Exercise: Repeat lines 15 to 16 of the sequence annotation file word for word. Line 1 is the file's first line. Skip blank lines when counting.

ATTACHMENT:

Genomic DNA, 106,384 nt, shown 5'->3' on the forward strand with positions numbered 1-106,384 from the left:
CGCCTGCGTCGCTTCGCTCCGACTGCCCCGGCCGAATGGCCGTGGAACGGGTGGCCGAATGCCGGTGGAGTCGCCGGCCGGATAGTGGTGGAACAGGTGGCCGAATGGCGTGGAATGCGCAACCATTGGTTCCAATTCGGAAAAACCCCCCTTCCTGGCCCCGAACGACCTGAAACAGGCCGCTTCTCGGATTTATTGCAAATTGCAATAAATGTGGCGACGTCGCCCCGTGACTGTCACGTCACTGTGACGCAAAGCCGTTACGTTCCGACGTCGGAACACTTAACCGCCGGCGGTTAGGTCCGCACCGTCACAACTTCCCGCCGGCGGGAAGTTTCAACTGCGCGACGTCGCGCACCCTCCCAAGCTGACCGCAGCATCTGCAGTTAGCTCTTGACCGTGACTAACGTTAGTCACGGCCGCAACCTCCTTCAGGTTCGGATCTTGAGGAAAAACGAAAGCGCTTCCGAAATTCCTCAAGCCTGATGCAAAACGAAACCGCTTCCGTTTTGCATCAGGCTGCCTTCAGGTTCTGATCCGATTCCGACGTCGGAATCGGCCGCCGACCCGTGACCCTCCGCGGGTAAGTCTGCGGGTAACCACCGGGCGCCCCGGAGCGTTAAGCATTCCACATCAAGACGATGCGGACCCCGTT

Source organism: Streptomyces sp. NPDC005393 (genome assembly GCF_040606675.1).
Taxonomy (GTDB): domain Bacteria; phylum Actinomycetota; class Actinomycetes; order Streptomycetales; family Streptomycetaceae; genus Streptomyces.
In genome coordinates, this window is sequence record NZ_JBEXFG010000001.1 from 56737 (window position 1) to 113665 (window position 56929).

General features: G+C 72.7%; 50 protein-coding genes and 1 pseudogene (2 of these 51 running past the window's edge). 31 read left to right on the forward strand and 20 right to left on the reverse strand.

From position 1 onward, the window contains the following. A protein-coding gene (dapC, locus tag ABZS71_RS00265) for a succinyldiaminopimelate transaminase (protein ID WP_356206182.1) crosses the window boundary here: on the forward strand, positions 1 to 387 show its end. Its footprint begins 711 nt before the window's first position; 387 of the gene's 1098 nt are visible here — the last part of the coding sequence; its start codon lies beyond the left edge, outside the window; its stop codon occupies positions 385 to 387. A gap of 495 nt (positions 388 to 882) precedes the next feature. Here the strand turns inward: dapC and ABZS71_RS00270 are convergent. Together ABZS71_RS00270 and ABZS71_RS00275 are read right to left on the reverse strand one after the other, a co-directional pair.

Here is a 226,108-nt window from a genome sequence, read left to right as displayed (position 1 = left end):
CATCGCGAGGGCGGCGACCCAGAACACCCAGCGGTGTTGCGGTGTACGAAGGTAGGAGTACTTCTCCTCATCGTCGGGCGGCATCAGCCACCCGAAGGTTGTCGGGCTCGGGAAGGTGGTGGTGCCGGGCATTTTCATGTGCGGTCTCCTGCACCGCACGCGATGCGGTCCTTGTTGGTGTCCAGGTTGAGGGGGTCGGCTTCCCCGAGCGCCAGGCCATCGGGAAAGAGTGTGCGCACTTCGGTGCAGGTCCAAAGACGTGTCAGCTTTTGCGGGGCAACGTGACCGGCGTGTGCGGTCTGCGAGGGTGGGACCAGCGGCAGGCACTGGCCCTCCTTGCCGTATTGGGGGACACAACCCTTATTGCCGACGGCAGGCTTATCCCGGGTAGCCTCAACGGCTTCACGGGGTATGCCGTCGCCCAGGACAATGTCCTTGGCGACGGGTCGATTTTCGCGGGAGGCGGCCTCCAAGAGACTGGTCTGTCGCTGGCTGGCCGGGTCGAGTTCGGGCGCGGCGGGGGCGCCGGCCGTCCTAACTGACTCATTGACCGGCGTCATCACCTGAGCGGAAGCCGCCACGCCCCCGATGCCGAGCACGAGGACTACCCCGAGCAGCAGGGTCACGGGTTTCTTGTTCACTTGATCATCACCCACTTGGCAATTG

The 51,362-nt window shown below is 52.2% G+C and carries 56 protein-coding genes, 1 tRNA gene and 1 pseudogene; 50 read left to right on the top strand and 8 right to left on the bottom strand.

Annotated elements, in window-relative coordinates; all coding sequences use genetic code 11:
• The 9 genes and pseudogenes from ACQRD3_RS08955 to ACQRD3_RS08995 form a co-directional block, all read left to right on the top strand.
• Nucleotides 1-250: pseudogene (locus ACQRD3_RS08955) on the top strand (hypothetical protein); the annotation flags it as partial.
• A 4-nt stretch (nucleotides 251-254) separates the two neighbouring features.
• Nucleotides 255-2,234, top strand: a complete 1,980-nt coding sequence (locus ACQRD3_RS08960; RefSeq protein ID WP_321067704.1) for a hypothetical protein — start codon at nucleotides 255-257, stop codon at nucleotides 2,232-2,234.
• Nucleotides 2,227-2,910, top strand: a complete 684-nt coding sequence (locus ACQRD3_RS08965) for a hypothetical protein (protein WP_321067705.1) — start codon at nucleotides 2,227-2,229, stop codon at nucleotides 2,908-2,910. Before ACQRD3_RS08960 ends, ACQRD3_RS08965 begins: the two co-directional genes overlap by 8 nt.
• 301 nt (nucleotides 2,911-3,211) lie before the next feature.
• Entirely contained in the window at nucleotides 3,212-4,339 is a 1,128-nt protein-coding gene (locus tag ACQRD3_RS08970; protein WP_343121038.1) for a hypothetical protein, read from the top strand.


• Nucleotides 255-2,234, top strand: a complete 1,980-nt coding sequence (locus ACQRD3_RS08960; RefSeq protein ID WP_321067704.1) for a hypothetical protein — start codon at nucleotides 255-257, stop codon at nucleotides 2,232-2,234.
• Nucleotides 2,227-2,910, top strand: a complete 684-nt coding sequence (locus ACQRD3_RS08965) for a hypothetical protein (protein WP_321067705.1) — start codon at nucleotides 2,227-2,229, stop codon at nucleotides 2,908-2,910. Before ACQRD3_RS08960 ends, ACQRD3_RS08965 begins: the two co-directional genes overlap by 8 nt.